It isn't exactly a pretty bridge, but it is very, very endearing. It was built in 1923 and has been decaying rapidly for as long as I've been here. The concrete is crumbling. Rust creeps out through the pale blue paint at every corner, twist and oversized rivet. From time to time, it drops big chunks of itself into the river below. It can be frightening to drive over, as you feel the surface shifting under the weight of your car, physically painful to bicycle over its potholes and paving oddities, and downright dangerous for pedestrians at rush hour because ramps to the city's major highway crisscross it on the western end.
K. likes to tell people that we met on the South Street Bridge. This is a lie.
We met in a bar, where I chatted her up while playing pool with my roommate Stephen. But the very next morning, as she was biking all the way from South Philly to West Philly and I was making my even longer walk from Southeast Philly to West Philly, we happened to see each other crossing the South Street Bridge. To be fair, she saw me. I was oblivious, lost in the music in my headphones, unable to hear her screaming at me from the other side of the bridge. Finally I looked up and saw her waving at me and happily gave her a wave back as cars and trucks whizzed by in the lanes between us.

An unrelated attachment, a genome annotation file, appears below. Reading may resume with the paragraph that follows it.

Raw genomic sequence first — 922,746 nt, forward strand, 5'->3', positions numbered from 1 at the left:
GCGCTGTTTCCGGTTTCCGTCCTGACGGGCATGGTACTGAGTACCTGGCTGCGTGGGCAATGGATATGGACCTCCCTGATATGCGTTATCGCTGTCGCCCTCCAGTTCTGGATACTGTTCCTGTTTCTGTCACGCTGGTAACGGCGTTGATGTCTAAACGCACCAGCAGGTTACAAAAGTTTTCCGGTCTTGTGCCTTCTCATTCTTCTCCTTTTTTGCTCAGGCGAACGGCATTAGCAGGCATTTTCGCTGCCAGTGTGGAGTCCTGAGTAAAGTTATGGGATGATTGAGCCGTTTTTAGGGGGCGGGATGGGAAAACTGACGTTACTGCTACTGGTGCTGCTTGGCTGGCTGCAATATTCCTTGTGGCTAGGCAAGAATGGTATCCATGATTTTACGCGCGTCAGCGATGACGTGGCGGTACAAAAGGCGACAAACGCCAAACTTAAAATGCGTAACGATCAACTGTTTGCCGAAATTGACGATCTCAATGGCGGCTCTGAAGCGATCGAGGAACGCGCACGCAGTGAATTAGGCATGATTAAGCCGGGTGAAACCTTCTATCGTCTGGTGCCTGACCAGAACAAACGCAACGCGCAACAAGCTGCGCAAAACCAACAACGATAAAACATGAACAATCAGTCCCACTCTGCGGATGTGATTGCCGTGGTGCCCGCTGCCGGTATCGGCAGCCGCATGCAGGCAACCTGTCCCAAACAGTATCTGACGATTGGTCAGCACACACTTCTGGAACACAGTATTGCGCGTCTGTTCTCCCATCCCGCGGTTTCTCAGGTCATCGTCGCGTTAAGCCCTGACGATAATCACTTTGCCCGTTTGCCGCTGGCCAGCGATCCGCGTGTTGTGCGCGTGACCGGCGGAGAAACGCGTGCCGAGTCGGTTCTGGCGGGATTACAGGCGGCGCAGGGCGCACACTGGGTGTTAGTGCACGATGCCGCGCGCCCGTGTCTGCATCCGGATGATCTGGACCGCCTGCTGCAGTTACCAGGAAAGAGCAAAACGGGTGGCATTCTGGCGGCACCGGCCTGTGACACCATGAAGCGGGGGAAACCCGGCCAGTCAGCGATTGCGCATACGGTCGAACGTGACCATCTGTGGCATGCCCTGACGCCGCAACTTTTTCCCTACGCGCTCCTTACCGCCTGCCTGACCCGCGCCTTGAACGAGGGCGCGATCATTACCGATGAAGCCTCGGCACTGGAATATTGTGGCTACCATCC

That was the only time we accidentally ran into each other on the bridge, despite eagerly looking from that day forth, so coming as it did on the morning after we met seemed a little like fate, or something, wanted to make sure we'd remember each other. This is what K. means when she says we met on the South Street Bridge. Because if we hadn't run into each other on the bridge that morning, who knows how things might have turned out?
And now they're tearing it down. I'm going to miss the view of the skyline from that bridge during the years it will take to build a new one. Maybe I'll try to grab a piece of the wreckage some night after work. That would be nice.
(Flickr user Serlingrod took a great series of photos of the various posters and paste-ups that local artists have decoracted it with over the years. It's well worth checking out: http://www.flickr.com/photos/serlingrod/2327659837/in/photostream)